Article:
Read Vampire's Day (Book 2): Zero Model Online

Authors: Yuri Hamaganov

Tags: #Post-Apocalyptic | Vampires

Vampire's Day (Book 2): Zero Model

BOOK: Vampire's Day (Book 2): Zero Model
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Vampire’s Day:

Zero Model

 

By
YURI HAMAGANOV

 

 

 

 

 

 

 

 

 

 

 

Dedicated to Maria

1. Void

 

The silence. Absolute silence.
The silence reigned for nine months, six thousand, five hundred and seventy-seven hours from the moment when the boosters stopped, completing the acceleration maneuver.

There was no wind or waves, no stretching road or stern wake, nothing that confirms the fact of movement. No evidence that Prometheus moves rather than hanging motionless in the void, except a blue star straight ahead, very slowly growing in size, and electronics, every second counting the eleven kilometers of traveled distance.

But even the void has to end, and now, six thousand, five hundred and seventy-seven hours later the end was about to come. The tiny blue star now took up half the world; the electronics counted down the remaining seconds, and the engine prepared for the last spurt, which would complete the long journey.

 

SYSTEM FAILURE. UNMANAGED DECAYED. APPROXIMATE POINT OF LANDING FOLLOWING COORDINATES…

2. Pacific

 

“Thirty degrees left side, there it goes down!”

“I see.”

The parachute was visible from afar in a cloudless sky; bright black, red and white stripes did everything possible to facilitate the work of the search teams.

“What's under it? Is this a man?”

“I can’t see.”

Jorge passed the binoculars to the first mate and took the old spyglass, that his father had taken to sea. This spyglass could see farther than any pair of binoculars on his schooner. He took another look.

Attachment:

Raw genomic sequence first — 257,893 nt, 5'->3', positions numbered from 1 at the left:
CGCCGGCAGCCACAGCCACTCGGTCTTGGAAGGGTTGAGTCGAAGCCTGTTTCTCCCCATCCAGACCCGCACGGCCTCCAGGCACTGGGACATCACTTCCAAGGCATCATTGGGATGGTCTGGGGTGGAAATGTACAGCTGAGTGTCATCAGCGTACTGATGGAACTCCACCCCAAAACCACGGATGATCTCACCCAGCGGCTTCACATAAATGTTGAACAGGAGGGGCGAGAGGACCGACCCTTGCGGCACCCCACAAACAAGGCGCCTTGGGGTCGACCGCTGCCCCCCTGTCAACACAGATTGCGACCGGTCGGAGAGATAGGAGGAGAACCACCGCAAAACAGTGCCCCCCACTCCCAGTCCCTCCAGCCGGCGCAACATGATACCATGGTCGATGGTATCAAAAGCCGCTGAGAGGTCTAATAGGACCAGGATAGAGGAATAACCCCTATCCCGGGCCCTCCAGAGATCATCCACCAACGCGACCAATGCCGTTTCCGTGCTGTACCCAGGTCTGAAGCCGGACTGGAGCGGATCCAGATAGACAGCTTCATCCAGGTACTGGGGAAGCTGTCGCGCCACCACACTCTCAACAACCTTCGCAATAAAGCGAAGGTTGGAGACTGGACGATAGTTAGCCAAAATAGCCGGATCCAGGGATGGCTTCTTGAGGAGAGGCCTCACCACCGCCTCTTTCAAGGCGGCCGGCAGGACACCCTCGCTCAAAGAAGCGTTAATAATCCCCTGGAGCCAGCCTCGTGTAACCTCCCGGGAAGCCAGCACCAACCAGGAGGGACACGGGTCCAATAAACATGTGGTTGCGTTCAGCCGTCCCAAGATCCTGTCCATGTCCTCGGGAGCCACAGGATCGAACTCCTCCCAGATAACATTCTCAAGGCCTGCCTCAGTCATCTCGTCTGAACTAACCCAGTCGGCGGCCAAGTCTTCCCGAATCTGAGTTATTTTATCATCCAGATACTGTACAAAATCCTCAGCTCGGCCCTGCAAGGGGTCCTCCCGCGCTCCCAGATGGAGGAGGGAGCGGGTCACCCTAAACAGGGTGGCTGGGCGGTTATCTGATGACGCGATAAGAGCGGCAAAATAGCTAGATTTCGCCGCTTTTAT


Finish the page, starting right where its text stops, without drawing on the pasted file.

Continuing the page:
“No, that is clearly not a man.”

“Then what is it, Cap?”

“God knows. A huge ball, perhaps made of metal.”

“What if it's a bomb? Or a naval mine?”

“And who would want to bomb us? Who needs this old piece of junk? And where did it come from – we didn’t see the plane.”

Jorge was right. None of his crew had seen or heard any aircraft or helicopter in the empty sky, which could have produced this striped parachute - it appeared in the sky as if out of nowhere.

“Soon it will land.”

“So, if this thing doesn’t explode after the landing, and doesn’t sink, then we will go to it by boat.”

“Cap, do you think it's worth it?”

 

“I want to get this parachute – the fabric is very good and expensive. And then we can see about the ball.”

It splashed down two minutes later – the braking engine threw out a short burst of flame and then it was buried in the foamy crests of the Pacific Ocean waves. No explosion.

“So, it isn’t going to sink. Get a boat!”

Jorge took an AK-47 wrapped in sailcloth just in case and plunged into a small inflatable boat. First they used the engine, but then Cap ordered them to stop, and use the oars. What if it's the acoustic mine?

The parachute stretched out on the waves, like a sail after a shipwreck. The lines would not let it drift away, so Jorge soon stopped thinking about it, focusing instead on the mysterious ball. The ball was sticking out of water about halfway, supported by bright red inflatable balloons. Around the ball was a large blurred green spot, like spilled oil paints.

“What is that green stuff?”

“A marker, to make it easier to see from the air. Let’s get closer.”

Apparently, the ball was once white, but now little of the white coat is left; Jorge thought that it seemed scorched, like a pig's skin.

“I think it’s a satellite. I saw in a movie that they burn when they fall,” said the first mate, with his hand on the rough, parched surface.

“Only this one didn’t fall, it landed. Which means someone will find it, so this thing is expensive. OK, I’ve decided to pick it up. Tell the guys to come closer, the winch is needed.”

“Cap, look.”

One of the fragments on the surface of the ball hadn’t been damaged by fire. It was a hexagonal bolted metal plate, with large black stencil letters: USAF. Lower down he could see: Property of… Whose property it was impossible to say, since the text was missing - in its place was a gaping hole with torn edges. It was not a bullet hole.

“Water is pouring in that hole – the ball will drown. Faster!”

3. Call

 

“Coordinates of the splashdown confirmed.”

“Status?”